After the Catalyst is stolen for the second time, RCMP suggests buying better cameras

After the catalytic converter was stolen from one of Moncton Headstart's buses on Wednesday, the charity is struggling to get children and families to the center for programming and healthy meals.  (Gilles Landry/CBC - photo credit)

After the catalytic converter was stolen from one of Moncton Headstart’s buses on Wednesday, the charity is struggling to get children and families to the center for programming and healthy meals. (Gilles Landry/CBC – photo credit)

Caroline Donelle was walking into work on Wednesday morning when she received a call that her Moncton Headstart bus had been attacked by thieves for the second time in just over a year.

“Frustration is putting it mildly,” the charity’s chief executive said after hearing that their bus, used to pick up children and families participating in early intervention programs, was out of service.

It was December 2021 when catalytic converters were stolen from both Moncton Headstart buses for the first time.

After that, Donelle said, they started parking the buses in front of the building next to the very busy intersection of Mountain Road and Mapleton Road, “so they were pretty clear and obvious.”

Vanessa Blanch/CBC

Vanessa Blanch/CBC

But surveillance camera footage shows a man in a hoodie sliding under the vehicle at 3:30 a.m. Wednesday and sliding out and disappearing less than a minute later.

“It was so quick,” Donelle said. “So there’s a guy, this thief – who’s done this many, many times before – he came armed with the right tools, slipped under the bus, cut off the catalytic converter and disappeared into the night.”

Why does this keep happening?

In November 2022, Public Safety Secretary Kris Austin introduced changes to the Salvage Dealers Licensing Act intended to make it more difficult to sell stolen catalytic converters and other commonly stolen goods such as copper, lead lightning and copper wire.

The changes would double fines for non-compliant scrap dealers and would ban scrap dealers from paying cash for catalytic converters or other stolen items.

Austin said in a statement he expects the new rules “to go into effect in the coming weeks.”

“Officials from the Departments of Justice and Security regularly inspect scrap dealers,” he wrote. “It is a government and police priority and I know that every police force is doing everything in their power to investigate every case.”

CBC News contacted the RCMP to ask about catalysts and what is being done to prevent and investigate these thefts, but no one has responded.

Donelle said when she reported the latest theft, police suggested she get better surveillance cameras, which would allow RCMP to identify the thief’s face. She is not sure if this is a solution to the problem.

“You know, most thieves try to keep their face out of sight.”

The insurance industry tries to prevent theft

Donelle has wondered, “Why does this keep happening” and has concluded that someone is clearly still buying the stolen parts.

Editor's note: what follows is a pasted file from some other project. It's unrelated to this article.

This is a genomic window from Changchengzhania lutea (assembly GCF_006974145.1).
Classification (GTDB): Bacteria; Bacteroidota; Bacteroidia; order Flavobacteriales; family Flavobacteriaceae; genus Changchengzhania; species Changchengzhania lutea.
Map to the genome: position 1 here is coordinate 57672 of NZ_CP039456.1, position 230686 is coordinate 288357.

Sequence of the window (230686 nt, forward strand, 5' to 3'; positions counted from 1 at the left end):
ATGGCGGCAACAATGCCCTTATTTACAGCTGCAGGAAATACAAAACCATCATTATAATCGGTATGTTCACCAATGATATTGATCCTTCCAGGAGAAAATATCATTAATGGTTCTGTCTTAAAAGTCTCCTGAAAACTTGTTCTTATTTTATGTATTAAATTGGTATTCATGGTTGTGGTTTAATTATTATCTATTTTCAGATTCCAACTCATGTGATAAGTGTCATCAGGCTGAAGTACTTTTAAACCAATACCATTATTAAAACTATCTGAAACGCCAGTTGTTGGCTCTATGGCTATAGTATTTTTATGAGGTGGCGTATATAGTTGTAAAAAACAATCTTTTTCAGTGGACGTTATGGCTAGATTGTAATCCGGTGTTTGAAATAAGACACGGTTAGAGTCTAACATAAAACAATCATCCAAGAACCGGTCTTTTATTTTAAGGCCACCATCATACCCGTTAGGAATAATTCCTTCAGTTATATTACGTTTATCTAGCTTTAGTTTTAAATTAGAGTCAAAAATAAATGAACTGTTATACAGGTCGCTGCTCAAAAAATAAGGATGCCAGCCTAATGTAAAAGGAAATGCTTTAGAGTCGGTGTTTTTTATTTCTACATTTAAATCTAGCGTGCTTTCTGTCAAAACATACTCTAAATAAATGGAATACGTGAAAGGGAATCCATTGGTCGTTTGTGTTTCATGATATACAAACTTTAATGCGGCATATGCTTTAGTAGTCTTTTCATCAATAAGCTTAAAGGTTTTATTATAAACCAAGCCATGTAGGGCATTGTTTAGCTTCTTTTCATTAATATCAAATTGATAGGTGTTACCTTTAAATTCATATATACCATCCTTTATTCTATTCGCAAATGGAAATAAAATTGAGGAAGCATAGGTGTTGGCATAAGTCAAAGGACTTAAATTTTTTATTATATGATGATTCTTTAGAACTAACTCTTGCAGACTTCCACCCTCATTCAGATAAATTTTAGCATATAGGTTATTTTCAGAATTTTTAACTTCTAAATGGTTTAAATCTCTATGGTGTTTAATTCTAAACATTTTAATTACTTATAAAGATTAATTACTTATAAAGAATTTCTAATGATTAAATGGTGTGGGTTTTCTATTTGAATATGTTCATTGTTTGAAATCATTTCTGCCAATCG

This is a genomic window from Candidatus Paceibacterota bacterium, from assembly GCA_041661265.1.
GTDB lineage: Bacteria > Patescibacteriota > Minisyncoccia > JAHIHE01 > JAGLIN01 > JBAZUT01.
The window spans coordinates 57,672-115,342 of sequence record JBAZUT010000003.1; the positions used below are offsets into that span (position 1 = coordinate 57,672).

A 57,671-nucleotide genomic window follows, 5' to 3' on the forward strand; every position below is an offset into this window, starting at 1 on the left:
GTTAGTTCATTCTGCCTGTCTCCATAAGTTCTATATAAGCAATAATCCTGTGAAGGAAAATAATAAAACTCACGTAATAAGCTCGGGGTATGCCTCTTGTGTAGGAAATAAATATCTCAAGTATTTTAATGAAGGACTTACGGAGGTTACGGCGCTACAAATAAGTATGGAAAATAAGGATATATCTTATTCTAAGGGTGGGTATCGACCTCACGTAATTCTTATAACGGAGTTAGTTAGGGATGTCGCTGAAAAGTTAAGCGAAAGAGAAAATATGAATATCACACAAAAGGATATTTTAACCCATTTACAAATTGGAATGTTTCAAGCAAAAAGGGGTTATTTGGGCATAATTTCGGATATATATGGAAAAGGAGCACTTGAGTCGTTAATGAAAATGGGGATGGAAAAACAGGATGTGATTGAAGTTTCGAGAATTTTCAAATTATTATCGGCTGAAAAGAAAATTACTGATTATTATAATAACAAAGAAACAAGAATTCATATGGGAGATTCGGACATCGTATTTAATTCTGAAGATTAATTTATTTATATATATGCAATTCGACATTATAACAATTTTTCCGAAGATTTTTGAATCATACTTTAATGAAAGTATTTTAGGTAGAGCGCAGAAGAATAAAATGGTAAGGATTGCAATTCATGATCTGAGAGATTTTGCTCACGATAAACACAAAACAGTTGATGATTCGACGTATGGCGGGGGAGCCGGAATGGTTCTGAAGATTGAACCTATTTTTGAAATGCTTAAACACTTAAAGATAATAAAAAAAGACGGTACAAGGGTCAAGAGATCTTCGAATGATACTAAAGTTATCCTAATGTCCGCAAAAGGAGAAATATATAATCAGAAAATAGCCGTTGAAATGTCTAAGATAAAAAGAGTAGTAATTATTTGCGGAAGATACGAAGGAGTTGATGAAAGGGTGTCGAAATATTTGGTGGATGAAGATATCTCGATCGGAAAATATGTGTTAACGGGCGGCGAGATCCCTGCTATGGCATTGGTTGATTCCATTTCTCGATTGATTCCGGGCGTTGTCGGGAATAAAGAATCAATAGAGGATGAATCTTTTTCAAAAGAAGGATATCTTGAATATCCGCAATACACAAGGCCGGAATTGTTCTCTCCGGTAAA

“Otherwise, what motivation would this guy have for scouring the neighborhood at 3:30 a.m. with his backpack full of tools?”

Donelle is now considering other deterrents to prevent thieves from targeting her buses again.

Someone suggested the charity get new catalytic converters marked ‘Property of Moncton Headstart’ in the hope that this would give a would-be thief – or the person buying the stolen part – pause, but Donelle admits that this is probably “magical thinking”.

Submitted by Caroline Donnell

Submitted by Caroline Donnell

A spokesman for the Équité Association, which works with the Insurance Bureau of Canada to prevent theft, says the “significant increase” in catalytic converter thefts has occurred as the metals they contain have risen in price.

“The value of palladium, rhodium and platinum, all contained in a catalyst, continues to surpass the value of gold,” said Bryan Gast.

Gast said in a statement scrap dealers are paying between $50 and $250 for the part.

The Équité Association has partnered with the Montreal Police Department to test a program that would engrave unique identification numbers on catalytic converters, making the part easily identifiable through a database.

Gast said scrap dealers in British Columbia are required to report purchases of all catalytic converters, including information about the seller, to the police.

The local workshop offers help

Donelle is frustrated that her bus will be off the road for 10 to 12 days and said Moncton Headstart doesn’t have the money for extra security, a garage or a fence to lock up its buses.

She says replacing a catalytic converter on a bus like hers would normally cost between $2,500 and $3,000, but JP’s Dieppe garage has offered to donate the work, bringing the price down to around $1,000.

“We’re a charity, so I’m always trying to find money to fix stuff,” she said.

Submitted by Debbie McInnis

Submitted by Debbie McInnis

Most troubling for Donelle is the fact that children and families will be hurt if they are not transported to the early intervention programs offered each day at Moncton Headstart.

“We pick the kids up from home every morning,” she says. “We give them a hearty, healthy breakfast. They get a hearty, healthy lunch…these are the two most important meals they’ll get throughout the day. It worries me a lot that we can’t bring the kids in.”


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